Saturday, 10 November 2007

Moral Authority and Soft Power, or Nobody Listens When the Pot Calls the Kettle Black, part 1

So I've been thinking lately about different kinds of power and influence.

There's a theory of diplomacy that says there are three ways to influence people: hard power, financial power, and soft power. We might also call them sticks, carrots and models. Here's how it works.

If I want you to do something, here are my possible methods:

The Hard Power Way: I threaten to hit you with a stick. Obey me, or you will SUFFER! Internationally, this means military power.

The Financial Power Way: I offer you a carrot -- think of a donkey pulling a cart in order to reach the carrot dangled in front of its nose. If you do what I ask, I'll make it worth your while! Internationally, think of aid, lifting sanctions, lower trade tariffs, free trade agreements, opening doors for investment. This is certainly a more positive kind of power than hard power.

The Soft Power Way: I model the behaviour I'd like to see you try, and hopefully my way helps ME so much that you try it too, in hopes that it'll help YOU, too. Think of how many more people a cheerful, kind, peaceful monk will attract to his religion than a prosletyzer with a big sign saying "No Jesus: Hell!" (to say nothing of a suicide bomber). I want to get my marriage advice from an insanely happily married counsellor, not from one going through her third divorce.

This kind of soft power has no relationship to my ability to punish or reward you -- the richest countries are not necessarily the ones with the most soft power (other than in their economic infrastructure).

Countries like Sweden, Norway, the Netherlands and Canada regularly top worldwide lists of the top places to live, because of education, health care, social support and diplomacy, so when Canada's prime minister, Stephen Harper criticizes China's human rights track record, people listen a lot more carefully than if, say, your friendly South American despot does. Maybe the best measure of a country's soft power is simply this: how would it go if you backpacked around the world with their flag on your t-shirt, and what kind of conversations would it bring about?

The strongest kind of soft power, I think (is strong soft power a contradiction in terms?) is moral authority -- I've been thinking a lot about moral authority. Fact is, in the arena of moral choices and exercising of power (particularly where one's power effects the basically powerless), your actions act as a megaphone or a muffler for your words. Being a leader and/or taking a stand puts one under a microscope, and it ought to, I think. So, when Mrs. Bush phones world leaders about the urgent human rights situation in Burma, all it does to me is highlight the fact her husband has no leg to stand on when it comes to a question of human rights violations, and if he took a posture against the Burmese junta, he'd be laughed right off his high horse (Guantanamo, Abu Gharib, etc.)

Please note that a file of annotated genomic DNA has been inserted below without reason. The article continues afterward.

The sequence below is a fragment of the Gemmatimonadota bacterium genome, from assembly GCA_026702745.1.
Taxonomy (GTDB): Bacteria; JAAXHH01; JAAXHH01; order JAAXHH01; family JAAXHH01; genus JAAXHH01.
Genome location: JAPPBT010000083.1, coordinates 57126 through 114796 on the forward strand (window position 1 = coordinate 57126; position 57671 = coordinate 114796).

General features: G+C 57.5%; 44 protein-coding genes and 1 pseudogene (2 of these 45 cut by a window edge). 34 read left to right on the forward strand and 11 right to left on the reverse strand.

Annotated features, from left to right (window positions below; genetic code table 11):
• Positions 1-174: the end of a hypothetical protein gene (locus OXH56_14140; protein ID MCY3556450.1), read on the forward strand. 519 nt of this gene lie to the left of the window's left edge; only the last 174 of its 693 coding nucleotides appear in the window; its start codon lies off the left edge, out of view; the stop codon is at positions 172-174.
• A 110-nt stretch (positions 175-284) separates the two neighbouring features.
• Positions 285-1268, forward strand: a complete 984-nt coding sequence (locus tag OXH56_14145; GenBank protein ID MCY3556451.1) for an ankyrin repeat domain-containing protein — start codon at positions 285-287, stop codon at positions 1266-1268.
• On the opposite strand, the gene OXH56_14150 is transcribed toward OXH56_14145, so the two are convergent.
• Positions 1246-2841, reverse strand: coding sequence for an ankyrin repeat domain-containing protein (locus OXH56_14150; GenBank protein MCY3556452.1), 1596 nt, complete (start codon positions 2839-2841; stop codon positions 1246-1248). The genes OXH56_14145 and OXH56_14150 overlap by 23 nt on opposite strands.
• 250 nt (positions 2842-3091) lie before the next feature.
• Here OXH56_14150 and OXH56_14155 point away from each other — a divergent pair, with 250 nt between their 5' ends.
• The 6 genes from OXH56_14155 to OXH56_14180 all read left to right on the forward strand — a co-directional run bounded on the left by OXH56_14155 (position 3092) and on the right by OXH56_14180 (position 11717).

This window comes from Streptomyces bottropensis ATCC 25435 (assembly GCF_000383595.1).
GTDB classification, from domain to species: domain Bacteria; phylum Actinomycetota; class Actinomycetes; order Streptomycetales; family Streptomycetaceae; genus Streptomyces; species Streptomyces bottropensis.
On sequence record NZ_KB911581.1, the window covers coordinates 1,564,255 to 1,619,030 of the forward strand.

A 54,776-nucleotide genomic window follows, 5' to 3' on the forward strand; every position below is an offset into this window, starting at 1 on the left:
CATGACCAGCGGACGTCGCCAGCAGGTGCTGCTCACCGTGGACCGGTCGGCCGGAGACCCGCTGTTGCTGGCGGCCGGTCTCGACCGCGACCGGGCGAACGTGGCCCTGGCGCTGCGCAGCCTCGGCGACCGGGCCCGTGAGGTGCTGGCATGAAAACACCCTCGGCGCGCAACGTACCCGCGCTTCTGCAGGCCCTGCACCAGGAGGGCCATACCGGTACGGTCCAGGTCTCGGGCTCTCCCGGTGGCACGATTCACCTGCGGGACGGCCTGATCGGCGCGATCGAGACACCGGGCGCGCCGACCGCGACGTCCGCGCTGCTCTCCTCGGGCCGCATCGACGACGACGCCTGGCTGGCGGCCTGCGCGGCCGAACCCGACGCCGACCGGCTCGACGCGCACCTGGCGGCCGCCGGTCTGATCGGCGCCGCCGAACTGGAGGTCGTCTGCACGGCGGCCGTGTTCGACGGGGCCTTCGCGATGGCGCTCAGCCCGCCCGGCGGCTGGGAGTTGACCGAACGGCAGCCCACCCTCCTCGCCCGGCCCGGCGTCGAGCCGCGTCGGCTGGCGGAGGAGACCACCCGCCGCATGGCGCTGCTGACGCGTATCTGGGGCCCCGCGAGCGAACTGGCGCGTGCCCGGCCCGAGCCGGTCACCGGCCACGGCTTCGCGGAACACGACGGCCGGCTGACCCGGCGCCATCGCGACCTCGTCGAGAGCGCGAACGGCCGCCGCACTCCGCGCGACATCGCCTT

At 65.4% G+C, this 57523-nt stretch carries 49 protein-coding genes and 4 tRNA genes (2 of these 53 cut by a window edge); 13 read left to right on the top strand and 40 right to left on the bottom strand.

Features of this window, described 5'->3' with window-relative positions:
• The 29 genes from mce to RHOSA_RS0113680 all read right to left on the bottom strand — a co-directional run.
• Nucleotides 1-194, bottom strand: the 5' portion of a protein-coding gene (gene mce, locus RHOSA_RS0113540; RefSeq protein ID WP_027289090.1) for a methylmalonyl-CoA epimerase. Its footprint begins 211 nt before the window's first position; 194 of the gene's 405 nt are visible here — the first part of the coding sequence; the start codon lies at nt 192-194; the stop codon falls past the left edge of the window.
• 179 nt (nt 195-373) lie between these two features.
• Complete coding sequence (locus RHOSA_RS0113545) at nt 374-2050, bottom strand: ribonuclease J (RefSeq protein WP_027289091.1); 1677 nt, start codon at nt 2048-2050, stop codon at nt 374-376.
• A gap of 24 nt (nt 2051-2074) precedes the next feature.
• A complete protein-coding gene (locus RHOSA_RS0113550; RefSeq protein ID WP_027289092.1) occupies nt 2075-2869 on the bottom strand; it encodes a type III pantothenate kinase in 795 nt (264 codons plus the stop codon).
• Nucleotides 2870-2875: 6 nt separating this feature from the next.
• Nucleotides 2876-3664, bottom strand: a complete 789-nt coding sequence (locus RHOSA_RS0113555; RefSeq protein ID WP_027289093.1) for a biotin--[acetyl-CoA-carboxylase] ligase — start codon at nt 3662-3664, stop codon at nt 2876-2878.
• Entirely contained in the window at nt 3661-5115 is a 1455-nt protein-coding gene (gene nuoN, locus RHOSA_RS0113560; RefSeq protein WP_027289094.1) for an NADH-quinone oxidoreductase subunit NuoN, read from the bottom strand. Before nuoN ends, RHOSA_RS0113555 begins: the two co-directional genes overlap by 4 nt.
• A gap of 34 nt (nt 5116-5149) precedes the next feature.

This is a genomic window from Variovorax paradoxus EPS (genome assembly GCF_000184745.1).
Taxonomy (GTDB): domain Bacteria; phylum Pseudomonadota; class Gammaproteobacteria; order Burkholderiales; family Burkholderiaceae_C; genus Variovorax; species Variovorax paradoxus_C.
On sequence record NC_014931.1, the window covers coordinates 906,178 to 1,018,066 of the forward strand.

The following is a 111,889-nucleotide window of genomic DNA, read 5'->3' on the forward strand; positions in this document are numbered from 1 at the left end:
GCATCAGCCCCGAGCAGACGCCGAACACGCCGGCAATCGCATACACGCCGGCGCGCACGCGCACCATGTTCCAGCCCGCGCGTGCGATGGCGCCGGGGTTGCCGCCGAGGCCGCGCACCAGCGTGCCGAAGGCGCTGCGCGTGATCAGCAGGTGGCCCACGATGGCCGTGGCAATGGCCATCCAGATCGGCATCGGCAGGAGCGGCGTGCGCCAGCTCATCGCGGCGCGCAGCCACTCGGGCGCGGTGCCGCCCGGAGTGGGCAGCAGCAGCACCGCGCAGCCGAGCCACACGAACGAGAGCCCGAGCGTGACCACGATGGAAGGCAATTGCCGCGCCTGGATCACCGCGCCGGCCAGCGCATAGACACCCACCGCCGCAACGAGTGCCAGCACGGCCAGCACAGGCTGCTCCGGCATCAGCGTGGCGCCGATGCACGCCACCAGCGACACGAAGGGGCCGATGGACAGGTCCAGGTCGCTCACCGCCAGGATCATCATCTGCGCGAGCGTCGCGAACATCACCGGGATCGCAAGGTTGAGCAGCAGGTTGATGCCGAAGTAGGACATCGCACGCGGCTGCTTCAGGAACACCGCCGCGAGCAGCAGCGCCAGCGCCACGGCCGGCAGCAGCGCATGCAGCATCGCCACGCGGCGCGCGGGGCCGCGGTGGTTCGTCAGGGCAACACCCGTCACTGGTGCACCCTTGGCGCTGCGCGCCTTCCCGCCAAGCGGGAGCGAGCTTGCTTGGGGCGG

I had some interesting conversations in my classes about the American multinational companies that run sweatshops in China and South Asia -- I asked the question, "Does a company have a responsibility toward the community where it operates?" and if the company, with lots of money and power, doesn't protect and help its employees living on barely-sustenance wages, who will?

I talked about the hypocrisy of Nike projecting an image of empowerment when their shoes are manufactured in sweat-shops where women (along with men) work in ugly, ugly conditions these links are outdated, and I can't tell whether it's because Nike has made positive progress to improving conditions, or because their lobbyists are doing a better job of burying such stories before they get to the papers. Anybody have anything more current than these articles?

Think about how much credibility the Catholic Church lost in America when the pedophilia/cover-up scandal broke, or Senator Larry Craig flushing his reputation in a men's room. On the other hand, when Bill Gates created the Bill and Melinda Gates Foundation, he set an example for the rich and powerful that really shames guys like the CEO of Samsung (Korea's largest conglomerate) who's catching heat now in a bribery scandal/coverup. Al Gore should have gotten rid of his private jet before he made "An Inconvenient Truth" -- sure, he was buying carbon credits, sponsoring woodlands in India or wherever, but why not protect the rain-forest AND get rid of your private jet, if you're throwing down in the environmental arena, anyway?

Interests can also act as a megaphone or a muffler.
Canada criticized China's human rights record officially, despite any consequences it might have on Canada's economic relationship with the world's fastest growing market.

Meanwhile, nobody buys it anymore when G.W. Bush talks about bringing freedom INTO Iraq, because his interests reveal that he cares more about getting oil OUT of Iraq -- if it were actually about freedom, he would have gone after Robert Mugabe, too; if it were actually about WMDs, he would have dislodged Kim Jong-Il in North Korea before he aimed his big guns at Sadaam.

Names like Nelson Mandela, Martin Luther King Jr., and Ghandi STILL carry influence, far out of proportion with the ACTUAL power they had, because they spoke moral truth to power.

Stay tuned for Moral Authority and Soft Power, part two: indeterminate bat-time, same bat-channel!

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